Black's Picturesque Guide to the English Lakes

Overview

This historic book may have numerous typos and missing text. Purchasers can download a free scanned copy of the original book (without typos) from the publisher. Not indexed. Not illustrated. 1861 Excerpt: ...2700 feet. Although no trace of the road can now be found upon the neighbouring height of Lade Pot, there is some ground for supposing that its course led across that hill, since Lad, in the Saxon language, signifies a way. High Street stands at the head of Kentmere, the valley which gave birth to Bernard ...
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Overview

This historic book may have numerous typos and missing text. Purchasers can download a free scanned copy of the original book (without typos) from the publisher. Not indexed. Not illustrated. 1861 Excerpt: ...2700 feet. Although no trace of the road can now be found upon the neighbouring height of Lade Pot, there is some ground for supposing that its course led across that hill, since Lad, in the Saxon language, signifies a way. High Street stands at the head of Kentmere, the valley which gave birth to Bernard Gilpin, "the apostle of the north," and near the upper end of Hawes Water. It is of the slate formation, and affords abundance of excellent material for roofing buildings. In former days the shepherds from the adjacent vales annually met upon the grassy top of this hill, for the purpose of testing their strength and skill in various athletic exercises. Notwithstanding the extensive range of prospect commanded by this mountain, it is not often visited, principally on account of its distance from any comfortable hotel. It is, however, well worthy of being included in the pedestrian's list of rambles; and not much difficulty will be experienced in ascending, from any of the neighbouring valleys, viz., Patterdale, Kentmere, Troutbeck, and Mardale. 1. The road from Patterdale lies through Low Hartsope to Hays Water; and when the cove, down which a main feeder approaches the tarn, has been ascended, a bend should be made to the left, and an easy climb leads to the summit. 2. From Troutbeck (Low-wood or Bowness having been his night quarters) the stranger must take the road conducting along the east side of the vale toward the Park slate quarries. A sheep-fold, at the foot of a tremendous gully, called Blue Gill, should be aimed at; and here the hill must be boldly attacked, the assent being made at a sharp angle, with an inclination to the left. If the proper direction has been taken, he will arrive on the mountain's ridge at a place called Scots Eake,...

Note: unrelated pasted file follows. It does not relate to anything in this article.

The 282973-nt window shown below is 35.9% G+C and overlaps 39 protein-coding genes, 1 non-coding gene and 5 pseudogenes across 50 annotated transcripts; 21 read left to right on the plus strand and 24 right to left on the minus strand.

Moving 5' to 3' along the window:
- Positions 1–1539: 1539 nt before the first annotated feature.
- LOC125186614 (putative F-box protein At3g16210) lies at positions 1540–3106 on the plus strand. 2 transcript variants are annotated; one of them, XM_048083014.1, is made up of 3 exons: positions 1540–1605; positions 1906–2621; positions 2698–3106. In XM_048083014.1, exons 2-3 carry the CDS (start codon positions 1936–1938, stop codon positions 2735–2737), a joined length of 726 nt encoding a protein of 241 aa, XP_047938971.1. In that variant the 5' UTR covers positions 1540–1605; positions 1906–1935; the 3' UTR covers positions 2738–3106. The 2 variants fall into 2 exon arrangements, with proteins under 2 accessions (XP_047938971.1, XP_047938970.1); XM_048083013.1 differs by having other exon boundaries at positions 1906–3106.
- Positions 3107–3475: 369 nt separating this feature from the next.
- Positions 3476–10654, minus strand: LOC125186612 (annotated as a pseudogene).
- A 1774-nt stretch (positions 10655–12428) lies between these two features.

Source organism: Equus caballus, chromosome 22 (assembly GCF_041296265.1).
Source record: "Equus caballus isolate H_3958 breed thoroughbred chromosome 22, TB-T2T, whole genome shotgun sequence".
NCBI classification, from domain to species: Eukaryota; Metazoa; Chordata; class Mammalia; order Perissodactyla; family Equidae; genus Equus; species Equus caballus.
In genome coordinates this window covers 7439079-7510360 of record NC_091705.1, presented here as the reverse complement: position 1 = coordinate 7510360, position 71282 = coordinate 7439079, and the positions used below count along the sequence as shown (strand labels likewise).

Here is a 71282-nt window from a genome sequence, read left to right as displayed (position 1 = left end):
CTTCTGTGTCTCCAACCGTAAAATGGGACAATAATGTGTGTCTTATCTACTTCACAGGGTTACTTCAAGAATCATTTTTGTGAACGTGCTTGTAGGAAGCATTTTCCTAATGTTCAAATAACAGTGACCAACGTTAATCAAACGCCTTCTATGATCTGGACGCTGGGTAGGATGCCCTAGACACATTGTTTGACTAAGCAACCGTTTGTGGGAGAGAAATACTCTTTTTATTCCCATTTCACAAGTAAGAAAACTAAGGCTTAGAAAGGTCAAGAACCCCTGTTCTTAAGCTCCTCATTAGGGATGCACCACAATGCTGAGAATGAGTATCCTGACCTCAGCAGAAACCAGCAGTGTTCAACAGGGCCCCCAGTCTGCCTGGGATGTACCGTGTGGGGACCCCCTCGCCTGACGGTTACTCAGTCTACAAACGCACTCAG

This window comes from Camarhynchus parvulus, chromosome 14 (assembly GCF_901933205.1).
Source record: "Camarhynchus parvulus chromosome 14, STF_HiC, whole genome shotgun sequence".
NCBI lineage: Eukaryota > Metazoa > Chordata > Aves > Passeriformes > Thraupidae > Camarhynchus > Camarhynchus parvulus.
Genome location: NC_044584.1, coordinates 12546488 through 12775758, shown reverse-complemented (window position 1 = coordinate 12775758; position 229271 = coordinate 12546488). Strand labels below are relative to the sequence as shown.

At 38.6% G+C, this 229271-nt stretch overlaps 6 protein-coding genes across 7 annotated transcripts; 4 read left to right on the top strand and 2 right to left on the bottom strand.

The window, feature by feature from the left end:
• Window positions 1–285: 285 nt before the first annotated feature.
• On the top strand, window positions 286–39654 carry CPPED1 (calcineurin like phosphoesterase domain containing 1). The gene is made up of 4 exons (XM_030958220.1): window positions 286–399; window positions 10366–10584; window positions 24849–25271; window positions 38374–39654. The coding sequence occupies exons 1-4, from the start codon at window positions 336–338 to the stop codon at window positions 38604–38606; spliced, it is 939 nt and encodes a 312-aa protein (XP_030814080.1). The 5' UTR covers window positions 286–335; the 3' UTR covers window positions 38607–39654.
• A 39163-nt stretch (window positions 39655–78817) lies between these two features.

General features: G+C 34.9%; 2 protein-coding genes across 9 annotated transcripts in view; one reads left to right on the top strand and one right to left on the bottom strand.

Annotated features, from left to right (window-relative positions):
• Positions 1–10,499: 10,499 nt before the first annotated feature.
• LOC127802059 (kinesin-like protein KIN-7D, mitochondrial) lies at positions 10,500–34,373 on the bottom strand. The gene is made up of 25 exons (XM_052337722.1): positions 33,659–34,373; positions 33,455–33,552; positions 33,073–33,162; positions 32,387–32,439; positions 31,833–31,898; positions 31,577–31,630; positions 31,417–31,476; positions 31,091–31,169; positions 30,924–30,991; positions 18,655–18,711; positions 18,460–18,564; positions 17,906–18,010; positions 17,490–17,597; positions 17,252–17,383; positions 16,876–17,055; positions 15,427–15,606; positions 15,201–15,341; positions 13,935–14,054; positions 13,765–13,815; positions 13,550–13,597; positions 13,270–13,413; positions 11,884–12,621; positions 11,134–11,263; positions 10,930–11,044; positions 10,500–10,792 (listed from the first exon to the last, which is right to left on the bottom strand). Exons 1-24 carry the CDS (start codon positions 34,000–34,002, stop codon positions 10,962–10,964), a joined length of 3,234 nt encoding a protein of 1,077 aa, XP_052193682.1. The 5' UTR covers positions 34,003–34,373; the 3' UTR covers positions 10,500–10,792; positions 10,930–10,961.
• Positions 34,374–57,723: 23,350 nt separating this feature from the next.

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Product Details

  • ISBN-13: 9781150106927
  • Publisher: General Books LLC
  • Publication date: 5/28/2012
  • Pages: 104
  • Product dimensions: 7.44 (w) x 9.69 (h) x 0.22 (d)

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